Monday, September 14, 2009
So Many Plums
Among the treasures Dan and Jane inherited from the previous owners of their 1950s ranch (including a "sausage formula" tacked to the wall in the basement), was a half-dead but very productive Italian plum tree.
Last year, a friend made plum wine with the plums, and the year before someone made prunes. This year, they've been giving a lot away, eating some raw, making pancakes and preserves. Last night, Jane and I decided to do a little baking.
Dan had collected some wild blueberries and huckleberries. We sprinkled them on top of plums tossed with cinnamon for a beautiful crisp. The wild fruit gave it a delicious tartness.
Then we decided to try for a rustic plum tart. The Italian plums are a good choice for tarts because they are naturally drier than regular plums, so they don't create a ton of juice during baking. I had made several rustic apple tarts last fall, but could never get the crust flaky enough, so I was glad to have Jane's expertise. We used a food processor to make the dough (very basic recipe), and Jane rolled it out while I watched, still a little nervous about the crust. Jane had a tart pan, so we first formed the dough up against the fluted edges, then arranged the plum slices that had been tossed with ginger and cinnamon. At the last minute, we decided to fold the edges over the plums, finished it with egg glaze and a little sugar. Thus, I decided to call the tart semi-rustic, as it started as a fancier french-style tart, but ended up a tiny bit more rustic.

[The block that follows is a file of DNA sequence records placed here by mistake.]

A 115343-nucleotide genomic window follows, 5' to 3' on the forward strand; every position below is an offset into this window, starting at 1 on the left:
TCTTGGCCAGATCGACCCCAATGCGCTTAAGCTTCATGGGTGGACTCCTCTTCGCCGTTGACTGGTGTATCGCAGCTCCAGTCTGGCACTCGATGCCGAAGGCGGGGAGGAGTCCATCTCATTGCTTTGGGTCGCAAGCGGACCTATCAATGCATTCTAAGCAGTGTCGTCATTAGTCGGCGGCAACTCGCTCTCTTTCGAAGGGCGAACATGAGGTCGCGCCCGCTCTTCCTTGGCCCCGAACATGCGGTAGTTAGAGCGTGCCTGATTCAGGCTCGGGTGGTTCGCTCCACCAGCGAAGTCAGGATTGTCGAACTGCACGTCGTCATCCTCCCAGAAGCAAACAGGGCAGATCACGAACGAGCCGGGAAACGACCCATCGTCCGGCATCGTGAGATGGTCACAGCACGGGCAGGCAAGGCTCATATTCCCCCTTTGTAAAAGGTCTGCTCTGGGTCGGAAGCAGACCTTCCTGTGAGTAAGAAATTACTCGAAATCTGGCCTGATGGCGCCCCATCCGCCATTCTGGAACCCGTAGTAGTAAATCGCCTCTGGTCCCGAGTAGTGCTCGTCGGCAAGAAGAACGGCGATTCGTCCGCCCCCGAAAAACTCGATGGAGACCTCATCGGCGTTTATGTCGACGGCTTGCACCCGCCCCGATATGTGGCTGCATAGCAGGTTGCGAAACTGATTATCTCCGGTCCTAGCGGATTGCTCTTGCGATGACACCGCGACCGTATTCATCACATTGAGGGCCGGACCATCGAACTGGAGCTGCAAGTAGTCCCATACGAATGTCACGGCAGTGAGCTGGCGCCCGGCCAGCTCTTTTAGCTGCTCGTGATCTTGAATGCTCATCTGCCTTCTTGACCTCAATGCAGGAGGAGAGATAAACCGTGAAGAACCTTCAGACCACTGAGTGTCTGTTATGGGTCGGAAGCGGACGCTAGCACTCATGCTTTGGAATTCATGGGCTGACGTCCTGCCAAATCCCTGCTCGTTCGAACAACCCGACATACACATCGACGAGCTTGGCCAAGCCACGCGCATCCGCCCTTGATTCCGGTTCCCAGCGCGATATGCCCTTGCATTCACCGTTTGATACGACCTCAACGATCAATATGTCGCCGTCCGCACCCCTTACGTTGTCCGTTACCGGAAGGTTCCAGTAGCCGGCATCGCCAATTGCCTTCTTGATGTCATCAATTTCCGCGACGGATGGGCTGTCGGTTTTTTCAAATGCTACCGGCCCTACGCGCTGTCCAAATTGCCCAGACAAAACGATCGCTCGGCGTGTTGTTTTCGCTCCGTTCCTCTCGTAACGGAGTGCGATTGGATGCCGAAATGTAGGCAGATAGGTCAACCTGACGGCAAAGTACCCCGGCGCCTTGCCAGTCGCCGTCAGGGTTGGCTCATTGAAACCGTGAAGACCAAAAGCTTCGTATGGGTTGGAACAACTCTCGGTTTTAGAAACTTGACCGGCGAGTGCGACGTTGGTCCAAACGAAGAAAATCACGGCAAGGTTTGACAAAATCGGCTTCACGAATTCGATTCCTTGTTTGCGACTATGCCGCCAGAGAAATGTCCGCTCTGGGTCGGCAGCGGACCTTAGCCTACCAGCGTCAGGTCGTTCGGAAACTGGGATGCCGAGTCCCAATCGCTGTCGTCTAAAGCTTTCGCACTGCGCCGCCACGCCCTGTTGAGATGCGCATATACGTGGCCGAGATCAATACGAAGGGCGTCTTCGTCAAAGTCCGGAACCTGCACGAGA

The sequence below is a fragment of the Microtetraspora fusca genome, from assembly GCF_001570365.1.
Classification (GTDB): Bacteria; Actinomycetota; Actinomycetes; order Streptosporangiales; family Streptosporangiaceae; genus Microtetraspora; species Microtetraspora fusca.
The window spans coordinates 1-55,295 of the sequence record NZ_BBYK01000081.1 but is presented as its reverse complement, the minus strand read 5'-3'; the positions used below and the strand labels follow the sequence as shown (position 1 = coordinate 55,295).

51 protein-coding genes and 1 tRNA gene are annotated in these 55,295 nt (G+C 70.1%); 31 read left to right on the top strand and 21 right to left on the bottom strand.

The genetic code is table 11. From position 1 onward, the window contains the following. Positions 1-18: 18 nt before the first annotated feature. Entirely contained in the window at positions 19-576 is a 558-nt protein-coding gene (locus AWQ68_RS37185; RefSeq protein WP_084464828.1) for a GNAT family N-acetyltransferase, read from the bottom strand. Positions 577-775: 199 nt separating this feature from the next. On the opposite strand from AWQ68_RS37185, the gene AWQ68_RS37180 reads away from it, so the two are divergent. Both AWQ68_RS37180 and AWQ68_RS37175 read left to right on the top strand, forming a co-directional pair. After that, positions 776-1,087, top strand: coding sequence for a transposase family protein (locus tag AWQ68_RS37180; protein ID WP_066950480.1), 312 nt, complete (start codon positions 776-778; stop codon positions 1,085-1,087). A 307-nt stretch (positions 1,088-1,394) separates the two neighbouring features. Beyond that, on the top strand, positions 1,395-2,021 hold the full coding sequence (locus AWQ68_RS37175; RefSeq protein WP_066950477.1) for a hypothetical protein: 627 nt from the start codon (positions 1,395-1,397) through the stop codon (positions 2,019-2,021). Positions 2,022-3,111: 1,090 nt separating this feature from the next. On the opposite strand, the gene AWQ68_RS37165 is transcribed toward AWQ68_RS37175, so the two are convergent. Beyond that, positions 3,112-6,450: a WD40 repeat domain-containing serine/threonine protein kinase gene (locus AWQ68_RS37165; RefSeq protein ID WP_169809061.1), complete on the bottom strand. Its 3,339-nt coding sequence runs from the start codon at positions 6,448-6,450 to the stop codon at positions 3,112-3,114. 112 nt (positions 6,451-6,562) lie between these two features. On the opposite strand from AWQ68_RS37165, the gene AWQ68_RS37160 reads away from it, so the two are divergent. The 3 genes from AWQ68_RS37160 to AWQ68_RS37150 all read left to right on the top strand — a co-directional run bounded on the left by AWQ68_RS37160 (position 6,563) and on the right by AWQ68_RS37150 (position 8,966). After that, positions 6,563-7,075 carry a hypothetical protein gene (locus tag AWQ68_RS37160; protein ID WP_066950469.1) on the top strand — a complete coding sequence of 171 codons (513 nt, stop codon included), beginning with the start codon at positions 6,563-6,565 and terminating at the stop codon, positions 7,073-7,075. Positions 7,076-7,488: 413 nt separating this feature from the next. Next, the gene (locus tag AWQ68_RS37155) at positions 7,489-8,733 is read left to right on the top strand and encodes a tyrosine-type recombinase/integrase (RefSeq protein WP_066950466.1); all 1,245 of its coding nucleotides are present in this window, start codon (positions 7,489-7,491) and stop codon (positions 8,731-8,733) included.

After a chili dinner provided by Mike, we decided to eat both the crisp and the tart.
Yummm!!! I was particularly amazed by the tart and its perfect crust. Here is a pic of Dan and Jane in the TEZ (Tart Enjoyment Zone). Mike and I aren't big ice cream eaters, so we had to use our old freezer-burned ice cream, but no one cared.
And this morning we ate the leftovers for breakfast of course!